One of the most frustrating things for athletes and coaches is when a race doesn’t live up to planned expectations. This can happen for lots of reasons from inappropriate expectations to horrible weather. There are also situations where a short course throws things off because it looks like an athlete ran a huge PR when they didn’t.
After any race it is important to not draw any rash conclusions. Give yourself a chance to think about the race and how it truly unfolded then begin to examine what went well and what didn’t. It is rare that any race is all good or all bad so it is important to be honest in your assessment. A coach can help in this process, because they are more impartial though certainly not completely impartial.
Things to consider in your assessment are nutrition before and during the event, training leading up to the event, the taper you used for the race and how if left you feeling, weather, the race course, competition, race strategy and your mental and physical health on race day. Some of these things are in your control and some are not. You can not control the weather and should not blame yourself for it. Other things you can control, and you should keep good enough records to spot trends so you can give yourself the best chance at success. Runners as a rule are quite tough, but sometimes too tough on themselves so be both honest and realistic in your post race analysis.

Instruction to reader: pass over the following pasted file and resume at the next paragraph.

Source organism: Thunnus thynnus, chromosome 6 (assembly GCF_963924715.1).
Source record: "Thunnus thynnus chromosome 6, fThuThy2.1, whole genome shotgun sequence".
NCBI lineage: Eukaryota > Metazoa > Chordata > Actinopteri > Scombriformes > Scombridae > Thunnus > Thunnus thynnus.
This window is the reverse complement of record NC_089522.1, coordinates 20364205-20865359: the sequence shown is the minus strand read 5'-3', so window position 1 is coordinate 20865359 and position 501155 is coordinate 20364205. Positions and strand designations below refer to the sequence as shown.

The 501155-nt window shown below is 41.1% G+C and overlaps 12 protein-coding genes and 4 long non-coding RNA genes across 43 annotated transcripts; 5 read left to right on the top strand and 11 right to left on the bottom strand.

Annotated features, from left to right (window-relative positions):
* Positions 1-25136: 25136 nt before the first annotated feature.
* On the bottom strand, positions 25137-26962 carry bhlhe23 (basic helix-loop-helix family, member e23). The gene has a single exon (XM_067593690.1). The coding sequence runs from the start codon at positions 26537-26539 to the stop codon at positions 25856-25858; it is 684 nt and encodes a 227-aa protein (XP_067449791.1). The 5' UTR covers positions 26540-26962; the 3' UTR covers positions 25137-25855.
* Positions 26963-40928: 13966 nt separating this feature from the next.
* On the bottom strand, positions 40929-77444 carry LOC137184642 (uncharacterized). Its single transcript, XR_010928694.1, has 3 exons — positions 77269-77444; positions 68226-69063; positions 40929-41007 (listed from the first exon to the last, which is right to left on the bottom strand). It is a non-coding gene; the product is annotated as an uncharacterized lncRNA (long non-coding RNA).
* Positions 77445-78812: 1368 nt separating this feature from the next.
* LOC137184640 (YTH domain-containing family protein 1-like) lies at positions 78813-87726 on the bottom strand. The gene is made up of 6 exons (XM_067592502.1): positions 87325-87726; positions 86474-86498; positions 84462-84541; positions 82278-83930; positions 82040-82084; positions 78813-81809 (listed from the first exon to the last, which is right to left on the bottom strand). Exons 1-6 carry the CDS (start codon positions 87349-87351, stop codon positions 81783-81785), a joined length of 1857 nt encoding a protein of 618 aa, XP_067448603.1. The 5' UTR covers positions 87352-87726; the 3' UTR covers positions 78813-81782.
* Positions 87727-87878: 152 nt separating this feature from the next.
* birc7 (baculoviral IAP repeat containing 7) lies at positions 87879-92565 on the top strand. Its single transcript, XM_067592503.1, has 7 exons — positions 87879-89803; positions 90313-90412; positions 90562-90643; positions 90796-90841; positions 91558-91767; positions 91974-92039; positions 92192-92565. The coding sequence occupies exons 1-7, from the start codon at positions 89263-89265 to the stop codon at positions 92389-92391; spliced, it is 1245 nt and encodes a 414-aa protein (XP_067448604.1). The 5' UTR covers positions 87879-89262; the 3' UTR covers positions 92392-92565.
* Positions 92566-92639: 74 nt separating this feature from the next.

Lastly, keep in mind that race results are not always an accurate picture of your current fitness or future potential. Bad races happen for lots of reasons so don’t live and die by your latest result good or bad. Running is a sport that rewards patience and consistency so make the long term commitment to being your best and don’t get too high or too low on your march toward personal greatness.